It must be acknowledged in favor of India that its behavior over Kashmir has been legally and technically impeccable. When irregulars from Pakistan invaded Kashmir in 1947 the Maharajah asked for Indian military intervention to repel them. Mountbatten, in the capacity of the Indian head of state, replied that that would be possible only if the Maharajah first acceded to India, which the latter proceeded to do. There followed in 1948 the UN Resolution calling for a plebiscite, to which India agreed. The Resolution was not mandatory, but advisory or recommendatory. Therefore India cannot be faulted for refusing on various grounds to hold the plebiscite. Prime Minister Nehru kept on promising over many years that the plebiscite would be held on the principle that the people of Kashmir should determine their own destiny, but that had no binding force particularly after Kashmir was Constitutionally incorporated into the Indian union.
A plausible case can therefore be made out to show that India’s position on Kashmir has been legally impeccable. But morally it has been blatantly and outrageously in the wrong. It was an accepted principle at the time of Partition that a state with a predominantly Muslim population would accede to Pakistan if it was territorially contiguous. That applied so clearly and unambiguously to Kashmir that the fact that it had a Hindu Maharaja should not have mattered in the least. It has never been clear to anyone why India was so adamant in refusing to hold a plebiscite. Krishna Menon was famous for his epic speeches at the Security Council which convinced no one. A popular theory was that Nehru’s Kashmiri Brahmin ancestry made it difficult for him to give up Kashmir. But it was Nehru himself who was most vociferous about the sacred right of the Kashmiri people to determine their own destiny. I suspect that the truth was that in refusing to hold the plebiscite India was challenging the very principle on which Pakistan was established: the successful integration of the Kashmiri Muslims into the Indian union would destroy the very rationale of Pakistan. Behind that was India’s arrogance of power towards a weaker neighbor.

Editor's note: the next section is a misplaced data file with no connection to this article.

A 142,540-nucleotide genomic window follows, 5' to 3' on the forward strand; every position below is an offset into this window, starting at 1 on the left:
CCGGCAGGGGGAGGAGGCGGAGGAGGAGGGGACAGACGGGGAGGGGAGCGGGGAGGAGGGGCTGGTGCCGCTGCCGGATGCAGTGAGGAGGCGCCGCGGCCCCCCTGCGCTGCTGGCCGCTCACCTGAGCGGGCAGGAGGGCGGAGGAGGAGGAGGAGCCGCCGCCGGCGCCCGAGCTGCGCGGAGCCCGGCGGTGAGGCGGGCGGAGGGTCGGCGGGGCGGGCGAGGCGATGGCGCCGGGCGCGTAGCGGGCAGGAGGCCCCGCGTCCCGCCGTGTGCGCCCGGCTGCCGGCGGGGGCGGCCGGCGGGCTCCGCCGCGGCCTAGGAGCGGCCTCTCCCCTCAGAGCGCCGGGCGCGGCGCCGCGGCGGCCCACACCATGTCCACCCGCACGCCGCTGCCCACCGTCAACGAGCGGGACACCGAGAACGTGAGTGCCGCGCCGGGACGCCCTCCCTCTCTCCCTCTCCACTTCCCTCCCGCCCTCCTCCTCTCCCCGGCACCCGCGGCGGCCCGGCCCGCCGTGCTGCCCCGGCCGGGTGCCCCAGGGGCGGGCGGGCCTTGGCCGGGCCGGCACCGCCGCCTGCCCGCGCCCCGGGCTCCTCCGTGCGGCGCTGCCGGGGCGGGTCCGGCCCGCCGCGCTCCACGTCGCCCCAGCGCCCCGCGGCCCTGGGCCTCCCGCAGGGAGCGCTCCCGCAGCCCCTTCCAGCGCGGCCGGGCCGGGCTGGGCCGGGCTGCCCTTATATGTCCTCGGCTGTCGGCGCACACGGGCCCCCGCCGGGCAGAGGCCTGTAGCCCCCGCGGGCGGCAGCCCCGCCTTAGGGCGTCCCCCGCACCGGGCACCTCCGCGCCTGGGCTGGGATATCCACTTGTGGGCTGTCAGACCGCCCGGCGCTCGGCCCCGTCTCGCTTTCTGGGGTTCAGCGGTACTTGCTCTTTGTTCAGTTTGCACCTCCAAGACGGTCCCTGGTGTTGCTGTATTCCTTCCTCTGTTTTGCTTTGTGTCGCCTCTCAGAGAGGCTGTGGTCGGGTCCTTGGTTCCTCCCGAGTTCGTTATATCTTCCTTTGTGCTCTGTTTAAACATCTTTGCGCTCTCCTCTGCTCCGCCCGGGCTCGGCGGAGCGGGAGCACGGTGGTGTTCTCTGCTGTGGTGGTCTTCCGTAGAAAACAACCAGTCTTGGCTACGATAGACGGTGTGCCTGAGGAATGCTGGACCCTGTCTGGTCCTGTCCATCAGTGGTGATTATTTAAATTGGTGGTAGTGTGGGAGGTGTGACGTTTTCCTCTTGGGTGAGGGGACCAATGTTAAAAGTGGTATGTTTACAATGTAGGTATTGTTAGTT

An interesting question is whether Britain deliberately created Kashmir as a gigantic bone of contention so that India and Pakistan would not come together again. There were two notions that were widely current about the sub-continent until the ‘seventies. One was that India, which never was a unity historically and was a British political creation, would disintegrate after some time. The question used to be asked well into the ‘sixties, I recall particularly by Westerners, “After Nehru what?”, meaning that without a leader of his stature to hold India together it would disintegrate. The other notion was that Pakistan which was so obviously an artificial creation – with two wings widely separated by a thousand miles of alien territory – would disintegrate and rejoin India. Behind such notions there seemed to be Western fears about the emergence of an Asian great power.